Most of the time New Zealand negotiators are on the back foot in trade talks.
Our small consumer market and the dismantling in the 1980s of tariffs protecting local industries from imported competition leaves them precious little to bargain with.
Tougher still when top of your list of demands is the most difficult nut to crack in international trade negotiations – free trade in agricultural products.
Rarely does NZ enjoy the leverage as it has over the UK in talks now under way.
The UK is desperate for trade deals to replicate the EU’s own network of agreements it loses access to when it departs the 28-country trading bloc at the end of this year.
Along with the United States, Japan and Australia, NZ was one of the first countries the UK announced it would begin negotiations with.
NZ’s inclusion is more than a nod to the shared history of the two countries.
As a member of the Comprehensive and Progressive Agreement for Trans-Pacific Partnership a deal with NZ would smooth the way for the UK to join the 11-country trade agreement and underpin market access for its exporters in the Asia-Pacific region.
Former Trade Minister Lockwood Smith agrees the pressure is on the UK to do a deal with NZ but still has reservations about its commitment to free trade.
As a recent High Commissioner to London and a member of the pro-free trade think tank advising Boris Johnson’s government, the Legatum Institute, Smith is intimately involved in the trade debate in the UK – and he is not encouraged by what he is seeing.
The beginnings of a shift in attitudes under the previous leadership of Britain’s historically protectionist-minded National Farmers Union is being undone by the current president Minnette Batters.
“The previous NFU president had accepted change needed to happen and had started work with his organisation on what sort of transition time was needed.
“He was thinking in terms of 5-10 years to transition to an unsubsidised future … the current leadership of the NFU seems to be taking a step backwards.”
That backsliding had spread to key figures in Johnson’s Cabinet including the Secretary of State for Environment, Food and Rural Affairs George Eustice and his influential predecessor Michael Gove.
Eustice is behind a proposal for a system of tiered tariffs which Smith claims will be based on “perceptions” of animal welfare and health standards rather than scientifically-based World Trade Organisation rules.
The highest tariffs would likely target chlorinated chicken imported from America which is banned in the EU and has become the focus of those in the UK opposed to a trade deal with the US.
“It would be a real shame if the UK goes down that path,” Smith said.
“One of the great benefits of the UK leaving the EU is to assume a greater leadership in international trade.
“And it sure is not going to be respected as a leader if it comes up with WTO-incompatible proposals like tiered tariffs depending on how politically they perceive food safety issues … we are still trying to get Boris’s team to understand that.”
Former trade negotiator Charles Finny is optimistic NZ will strike a reasonable deal with the UK but not quickly.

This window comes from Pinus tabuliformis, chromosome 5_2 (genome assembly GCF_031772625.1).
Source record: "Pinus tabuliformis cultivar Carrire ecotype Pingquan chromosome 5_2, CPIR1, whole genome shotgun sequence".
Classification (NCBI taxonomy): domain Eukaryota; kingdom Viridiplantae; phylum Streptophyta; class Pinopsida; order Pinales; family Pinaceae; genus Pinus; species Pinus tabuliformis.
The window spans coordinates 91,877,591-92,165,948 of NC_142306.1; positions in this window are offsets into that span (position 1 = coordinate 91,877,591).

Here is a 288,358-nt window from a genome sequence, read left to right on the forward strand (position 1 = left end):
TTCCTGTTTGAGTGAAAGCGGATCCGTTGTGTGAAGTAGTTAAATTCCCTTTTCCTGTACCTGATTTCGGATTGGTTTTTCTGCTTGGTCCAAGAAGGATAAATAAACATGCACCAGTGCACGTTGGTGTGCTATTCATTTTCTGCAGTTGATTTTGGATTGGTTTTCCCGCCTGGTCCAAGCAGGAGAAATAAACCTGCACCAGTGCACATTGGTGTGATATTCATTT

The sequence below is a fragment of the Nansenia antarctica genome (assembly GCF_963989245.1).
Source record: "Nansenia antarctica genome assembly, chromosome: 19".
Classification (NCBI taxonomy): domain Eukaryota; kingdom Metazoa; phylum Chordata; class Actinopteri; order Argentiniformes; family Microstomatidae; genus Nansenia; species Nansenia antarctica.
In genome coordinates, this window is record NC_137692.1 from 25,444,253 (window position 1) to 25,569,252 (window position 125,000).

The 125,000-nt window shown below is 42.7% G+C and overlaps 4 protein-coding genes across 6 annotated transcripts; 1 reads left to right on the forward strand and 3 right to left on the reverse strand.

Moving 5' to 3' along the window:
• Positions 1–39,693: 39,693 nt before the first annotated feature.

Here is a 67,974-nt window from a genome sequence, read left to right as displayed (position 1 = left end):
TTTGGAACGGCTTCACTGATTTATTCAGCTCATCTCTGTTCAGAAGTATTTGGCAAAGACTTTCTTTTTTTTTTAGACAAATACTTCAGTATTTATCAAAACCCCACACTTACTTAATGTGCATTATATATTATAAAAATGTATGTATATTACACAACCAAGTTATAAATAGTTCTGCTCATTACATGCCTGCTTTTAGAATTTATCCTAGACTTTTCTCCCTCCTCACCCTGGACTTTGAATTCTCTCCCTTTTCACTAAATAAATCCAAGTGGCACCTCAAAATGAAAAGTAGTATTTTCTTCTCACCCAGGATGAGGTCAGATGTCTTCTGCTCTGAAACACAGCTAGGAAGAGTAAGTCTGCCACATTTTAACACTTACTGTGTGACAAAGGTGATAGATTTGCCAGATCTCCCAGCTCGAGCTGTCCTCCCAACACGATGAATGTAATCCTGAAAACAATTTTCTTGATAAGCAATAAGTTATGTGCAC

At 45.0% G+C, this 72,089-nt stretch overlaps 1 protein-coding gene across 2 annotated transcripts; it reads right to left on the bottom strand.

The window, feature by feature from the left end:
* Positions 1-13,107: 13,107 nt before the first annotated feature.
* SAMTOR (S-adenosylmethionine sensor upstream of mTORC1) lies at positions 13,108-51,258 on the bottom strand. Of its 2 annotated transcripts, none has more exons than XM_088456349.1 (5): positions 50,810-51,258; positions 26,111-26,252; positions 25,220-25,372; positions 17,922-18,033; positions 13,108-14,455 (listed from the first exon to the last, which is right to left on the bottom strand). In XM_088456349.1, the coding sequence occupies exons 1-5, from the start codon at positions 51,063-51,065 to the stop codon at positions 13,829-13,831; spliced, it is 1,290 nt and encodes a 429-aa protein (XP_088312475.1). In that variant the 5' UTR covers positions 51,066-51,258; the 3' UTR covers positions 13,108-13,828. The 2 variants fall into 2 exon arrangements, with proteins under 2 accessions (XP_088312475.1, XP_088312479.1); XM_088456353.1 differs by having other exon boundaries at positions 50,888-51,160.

Delays in decisions on agricultural market access were likely while the UK negotiated the same with the US and the EU, which was likely to take some time given the size of the economies involved.
“Why would the UK want to give NZ a fantastic deal on agriculture when they know that the US will grab that deal and try and get better?
“In terms of dairy and everything else you name except sheep meat the US is bigger and more of a threat to UK farmers than NZ will ever be.
“We are never going to flood that market whereas the US could overnight – I assume that is why they started the US negotiation before ours.”
Dairy Companies Association chairman Malcolm Bailey said NZ exporters had not crashed prices in other markets where it had trade agreements, although he accepted that could be a difficult message for British farmers to absorb right now.
“They are faced with a lot of uncertainty. This is not just about a deal being done with NZ.
“They have to digest Brexit and what it means and I understand why the NFU on behalf of its farmers will be taking a stance which is very hesitant.
“But the desire of NZ exporters of these primary products is to get a good return in the market and not to lower pricing.
“We have got a long track record of being very constructive in the market and I think they should reflect on that.”
Smith believed British farmers would eventually be forced to give up the production-linked subsidies and tariffs protecting them from competition from the rest of the world, although it could take longer than NZ would ideally like.
That meant a trade deal with the UK similar to NZ’s 2003 agreement with China could be on the cards.
That provided NZ with immediate tariff-free entry for key dairy products but built in safeguards to protect Chinese farmers from surges in imports above pre-agreed levels by restoring tariffs to their pre-FTA levels till the start of the following year.
The key for NZ was that the safeguards all expire by 2024.
Smith said such an agreement would deal with the fear of British farmers that they would be bankrupted by a tide of increased imports, while satisfying NZ’s demands for free trade.
It would also give British farmers time to sharpen up to better handle increased competition.